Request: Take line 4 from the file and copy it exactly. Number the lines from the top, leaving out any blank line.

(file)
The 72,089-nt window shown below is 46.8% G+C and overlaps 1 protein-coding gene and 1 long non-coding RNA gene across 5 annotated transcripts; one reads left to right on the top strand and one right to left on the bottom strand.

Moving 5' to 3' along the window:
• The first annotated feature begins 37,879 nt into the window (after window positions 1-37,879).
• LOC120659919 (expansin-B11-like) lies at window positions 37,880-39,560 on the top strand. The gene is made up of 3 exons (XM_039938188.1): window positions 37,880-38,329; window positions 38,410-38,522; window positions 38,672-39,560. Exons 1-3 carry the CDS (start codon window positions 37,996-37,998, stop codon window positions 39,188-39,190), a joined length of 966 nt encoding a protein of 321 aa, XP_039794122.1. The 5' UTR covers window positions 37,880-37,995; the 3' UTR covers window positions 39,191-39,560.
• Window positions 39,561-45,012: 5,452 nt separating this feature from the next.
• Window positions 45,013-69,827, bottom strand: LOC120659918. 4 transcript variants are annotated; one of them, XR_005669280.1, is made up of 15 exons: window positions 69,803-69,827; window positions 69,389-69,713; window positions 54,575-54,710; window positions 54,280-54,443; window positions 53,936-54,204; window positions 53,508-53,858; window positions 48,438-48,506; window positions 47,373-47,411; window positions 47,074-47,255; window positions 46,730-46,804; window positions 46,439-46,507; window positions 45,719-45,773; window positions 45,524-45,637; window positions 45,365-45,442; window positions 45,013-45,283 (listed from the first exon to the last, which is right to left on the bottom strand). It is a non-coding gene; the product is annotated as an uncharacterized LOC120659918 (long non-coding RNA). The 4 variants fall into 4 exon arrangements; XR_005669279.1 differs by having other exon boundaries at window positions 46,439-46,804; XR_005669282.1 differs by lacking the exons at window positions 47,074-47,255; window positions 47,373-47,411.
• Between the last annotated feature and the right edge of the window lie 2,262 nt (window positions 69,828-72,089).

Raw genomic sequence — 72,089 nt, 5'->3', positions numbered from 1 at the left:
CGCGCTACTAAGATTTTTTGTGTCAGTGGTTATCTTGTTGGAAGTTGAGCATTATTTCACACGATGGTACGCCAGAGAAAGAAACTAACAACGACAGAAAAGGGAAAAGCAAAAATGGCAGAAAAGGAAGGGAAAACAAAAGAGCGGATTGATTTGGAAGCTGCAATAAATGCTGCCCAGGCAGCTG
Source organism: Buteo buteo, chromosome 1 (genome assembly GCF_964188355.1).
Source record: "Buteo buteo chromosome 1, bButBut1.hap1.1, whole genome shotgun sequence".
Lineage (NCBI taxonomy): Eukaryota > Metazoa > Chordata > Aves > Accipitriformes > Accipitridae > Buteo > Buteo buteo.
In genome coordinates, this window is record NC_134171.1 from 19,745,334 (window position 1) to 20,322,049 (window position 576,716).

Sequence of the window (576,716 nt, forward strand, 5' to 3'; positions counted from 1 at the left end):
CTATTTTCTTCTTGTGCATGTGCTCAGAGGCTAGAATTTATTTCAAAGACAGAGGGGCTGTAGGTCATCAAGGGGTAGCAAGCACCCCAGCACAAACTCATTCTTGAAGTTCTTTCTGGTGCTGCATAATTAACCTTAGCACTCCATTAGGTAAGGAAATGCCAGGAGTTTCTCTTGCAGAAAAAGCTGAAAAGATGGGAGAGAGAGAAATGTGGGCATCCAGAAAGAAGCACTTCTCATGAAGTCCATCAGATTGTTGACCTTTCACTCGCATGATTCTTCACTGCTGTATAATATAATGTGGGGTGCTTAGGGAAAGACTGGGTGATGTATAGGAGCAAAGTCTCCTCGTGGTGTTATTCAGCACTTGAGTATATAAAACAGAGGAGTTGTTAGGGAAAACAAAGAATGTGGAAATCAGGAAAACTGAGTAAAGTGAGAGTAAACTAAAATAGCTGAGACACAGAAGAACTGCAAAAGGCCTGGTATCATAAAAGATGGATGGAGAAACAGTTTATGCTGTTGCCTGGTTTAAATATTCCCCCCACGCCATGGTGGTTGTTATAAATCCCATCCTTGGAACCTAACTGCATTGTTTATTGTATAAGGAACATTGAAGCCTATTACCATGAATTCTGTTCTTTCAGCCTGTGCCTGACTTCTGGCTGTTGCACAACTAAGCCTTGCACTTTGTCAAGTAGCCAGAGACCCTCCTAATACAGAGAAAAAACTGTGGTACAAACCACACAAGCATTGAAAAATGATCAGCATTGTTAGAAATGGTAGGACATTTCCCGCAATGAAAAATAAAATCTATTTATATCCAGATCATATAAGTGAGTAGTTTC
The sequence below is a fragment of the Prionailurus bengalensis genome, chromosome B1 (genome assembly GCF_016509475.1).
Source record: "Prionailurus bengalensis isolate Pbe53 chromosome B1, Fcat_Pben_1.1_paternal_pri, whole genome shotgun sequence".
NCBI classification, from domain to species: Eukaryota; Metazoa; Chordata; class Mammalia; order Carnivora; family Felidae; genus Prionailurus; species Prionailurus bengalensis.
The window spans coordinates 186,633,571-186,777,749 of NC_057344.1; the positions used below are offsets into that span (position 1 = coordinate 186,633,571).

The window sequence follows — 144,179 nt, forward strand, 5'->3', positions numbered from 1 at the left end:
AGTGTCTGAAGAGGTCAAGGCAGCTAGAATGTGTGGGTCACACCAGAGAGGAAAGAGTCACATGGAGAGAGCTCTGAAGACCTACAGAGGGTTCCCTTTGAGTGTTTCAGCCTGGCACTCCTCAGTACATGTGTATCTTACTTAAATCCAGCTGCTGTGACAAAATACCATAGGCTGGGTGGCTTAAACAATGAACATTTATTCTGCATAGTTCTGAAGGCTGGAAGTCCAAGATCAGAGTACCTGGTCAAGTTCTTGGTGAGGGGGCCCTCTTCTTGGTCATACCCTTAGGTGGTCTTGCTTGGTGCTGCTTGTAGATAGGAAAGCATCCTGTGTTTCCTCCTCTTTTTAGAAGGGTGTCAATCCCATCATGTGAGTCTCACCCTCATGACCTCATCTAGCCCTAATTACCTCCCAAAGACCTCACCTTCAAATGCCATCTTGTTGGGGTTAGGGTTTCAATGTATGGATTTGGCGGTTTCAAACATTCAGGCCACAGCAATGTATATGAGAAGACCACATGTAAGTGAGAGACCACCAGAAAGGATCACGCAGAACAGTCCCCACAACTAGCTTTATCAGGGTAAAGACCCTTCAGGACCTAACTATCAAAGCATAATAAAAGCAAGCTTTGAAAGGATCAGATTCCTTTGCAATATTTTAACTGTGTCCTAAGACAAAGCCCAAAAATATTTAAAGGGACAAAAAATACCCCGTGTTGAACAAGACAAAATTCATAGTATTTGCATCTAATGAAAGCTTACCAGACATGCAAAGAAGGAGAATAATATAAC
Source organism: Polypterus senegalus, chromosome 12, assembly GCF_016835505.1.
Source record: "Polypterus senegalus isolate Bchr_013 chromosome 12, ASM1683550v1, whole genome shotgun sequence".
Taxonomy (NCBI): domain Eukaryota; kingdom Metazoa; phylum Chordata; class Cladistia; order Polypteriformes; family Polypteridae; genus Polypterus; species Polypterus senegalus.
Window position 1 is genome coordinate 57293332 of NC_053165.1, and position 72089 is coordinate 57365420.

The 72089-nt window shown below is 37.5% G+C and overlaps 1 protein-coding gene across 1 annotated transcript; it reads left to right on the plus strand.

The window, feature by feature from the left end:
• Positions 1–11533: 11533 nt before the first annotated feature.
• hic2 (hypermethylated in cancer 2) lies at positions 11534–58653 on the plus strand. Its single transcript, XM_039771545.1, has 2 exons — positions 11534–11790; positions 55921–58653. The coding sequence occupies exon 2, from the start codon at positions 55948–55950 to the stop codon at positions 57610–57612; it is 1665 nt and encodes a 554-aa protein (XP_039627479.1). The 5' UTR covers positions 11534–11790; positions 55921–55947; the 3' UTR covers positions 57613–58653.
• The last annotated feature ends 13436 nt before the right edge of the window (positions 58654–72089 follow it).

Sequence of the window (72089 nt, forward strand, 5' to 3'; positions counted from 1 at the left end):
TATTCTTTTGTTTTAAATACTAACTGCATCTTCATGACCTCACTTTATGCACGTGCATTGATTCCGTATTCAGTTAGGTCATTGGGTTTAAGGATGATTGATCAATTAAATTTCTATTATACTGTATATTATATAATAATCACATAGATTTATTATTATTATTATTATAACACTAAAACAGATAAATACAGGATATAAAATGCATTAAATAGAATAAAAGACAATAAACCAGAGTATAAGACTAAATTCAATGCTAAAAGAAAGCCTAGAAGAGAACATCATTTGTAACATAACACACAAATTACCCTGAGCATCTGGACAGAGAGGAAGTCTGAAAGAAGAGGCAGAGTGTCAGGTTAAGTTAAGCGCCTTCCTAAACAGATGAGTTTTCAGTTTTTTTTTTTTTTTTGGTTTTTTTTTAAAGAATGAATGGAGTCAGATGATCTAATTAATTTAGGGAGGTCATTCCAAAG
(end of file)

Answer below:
• LOC120659919 (expansin-B11-like) lies at window positions 37,880-39,560 on the top strand. The gene is made up of 3 exons (XM_039938188.1): window positions 37,880-38,329; window positions 38,410-38,522; window positions 38,672-39,560. Exons 1-3 carry the CDS (start codon window positions 37,996-37,998, stop codon window positions 39,188-39,190), a joined length of 966 nt encoding a protein of 321 aa, XP_039794122.1. The 5' UTR covers window positions 37,880-37,995; the 3' UTR covers window positions 39,191-39,560.